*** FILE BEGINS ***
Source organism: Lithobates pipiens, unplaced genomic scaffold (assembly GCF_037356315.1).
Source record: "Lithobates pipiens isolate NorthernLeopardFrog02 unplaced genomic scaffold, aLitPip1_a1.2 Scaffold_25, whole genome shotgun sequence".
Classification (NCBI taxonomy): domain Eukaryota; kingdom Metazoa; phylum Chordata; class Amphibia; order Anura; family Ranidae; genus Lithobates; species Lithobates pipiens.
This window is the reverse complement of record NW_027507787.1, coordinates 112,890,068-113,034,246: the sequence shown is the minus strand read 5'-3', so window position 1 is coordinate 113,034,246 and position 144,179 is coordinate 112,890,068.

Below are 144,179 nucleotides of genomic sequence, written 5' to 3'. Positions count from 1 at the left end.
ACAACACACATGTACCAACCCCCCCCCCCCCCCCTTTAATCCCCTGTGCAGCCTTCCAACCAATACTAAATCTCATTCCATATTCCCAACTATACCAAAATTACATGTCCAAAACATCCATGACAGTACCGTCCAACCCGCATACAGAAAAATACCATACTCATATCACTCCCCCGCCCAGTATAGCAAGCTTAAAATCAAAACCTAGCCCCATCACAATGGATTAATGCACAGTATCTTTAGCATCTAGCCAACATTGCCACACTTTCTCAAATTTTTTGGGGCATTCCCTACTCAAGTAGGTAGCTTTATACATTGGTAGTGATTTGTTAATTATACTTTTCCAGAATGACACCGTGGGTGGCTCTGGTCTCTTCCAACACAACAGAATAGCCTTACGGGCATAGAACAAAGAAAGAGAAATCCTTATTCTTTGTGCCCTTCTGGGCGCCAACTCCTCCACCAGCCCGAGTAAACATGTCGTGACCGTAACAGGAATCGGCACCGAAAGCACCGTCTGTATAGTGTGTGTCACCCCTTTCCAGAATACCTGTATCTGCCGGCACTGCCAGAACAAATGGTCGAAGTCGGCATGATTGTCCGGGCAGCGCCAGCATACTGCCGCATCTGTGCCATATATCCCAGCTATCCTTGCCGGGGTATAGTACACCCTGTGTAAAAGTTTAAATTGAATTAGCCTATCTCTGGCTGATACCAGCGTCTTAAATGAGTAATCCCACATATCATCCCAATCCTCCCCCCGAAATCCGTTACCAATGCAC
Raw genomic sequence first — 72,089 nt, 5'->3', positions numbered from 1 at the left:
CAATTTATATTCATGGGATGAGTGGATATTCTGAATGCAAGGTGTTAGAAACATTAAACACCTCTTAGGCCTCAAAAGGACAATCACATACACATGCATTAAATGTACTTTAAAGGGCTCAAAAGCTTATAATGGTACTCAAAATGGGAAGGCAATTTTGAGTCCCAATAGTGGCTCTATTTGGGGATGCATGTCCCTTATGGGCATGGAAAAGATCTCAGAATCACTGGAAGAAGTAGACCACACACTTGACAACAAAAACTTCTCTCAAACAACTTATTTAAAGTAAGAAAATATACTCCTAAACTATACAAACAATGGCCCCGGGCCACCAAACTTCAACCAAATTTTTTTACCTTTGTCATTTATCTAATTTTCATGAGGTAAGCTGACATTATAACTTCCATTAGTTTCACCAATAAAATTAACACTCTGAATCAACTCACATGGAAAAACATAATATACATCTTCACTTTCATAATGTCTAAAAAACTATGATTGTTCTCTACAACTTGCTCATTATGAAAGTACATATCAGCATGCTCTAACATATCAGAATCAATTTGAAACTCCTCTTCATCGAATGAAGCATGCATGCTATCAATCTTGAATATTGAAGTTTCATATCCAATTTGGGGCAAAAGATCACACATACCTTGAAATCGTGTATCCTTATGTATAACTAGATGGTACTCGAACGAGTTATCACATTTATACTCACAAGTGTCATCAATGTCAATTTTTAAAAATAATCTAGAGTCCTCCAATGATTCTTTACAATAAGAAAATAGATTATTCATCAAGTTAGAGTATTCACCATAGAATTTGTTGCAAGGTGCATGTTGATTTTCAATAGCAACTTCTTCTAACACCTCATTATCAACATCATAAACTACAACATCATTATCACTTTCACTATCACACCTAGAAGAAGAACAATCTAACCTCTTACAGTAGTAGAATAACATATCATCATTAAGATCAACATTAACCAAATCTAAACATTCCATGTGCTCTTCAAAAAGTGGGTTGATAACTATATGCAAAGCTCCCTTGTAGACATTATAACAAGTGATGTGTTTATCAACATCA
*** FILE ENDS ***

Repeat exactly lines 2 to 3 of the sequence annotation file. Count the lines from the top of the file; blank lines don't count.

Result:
Source record: "Lithobates pipiens isolate NorthernLeopardFrog02 unplaced genomic scaffold, aLitPip1_a1.2 Scaffold_25, whole genome shotgun sequence".
Classification (NCBI taxonomy): domain Eukaryota; kingdom Metazoa; phylum Chordata; class Amphibia; order Anura; family Ranidae; genus Lithobates; species Lithobates pipiens.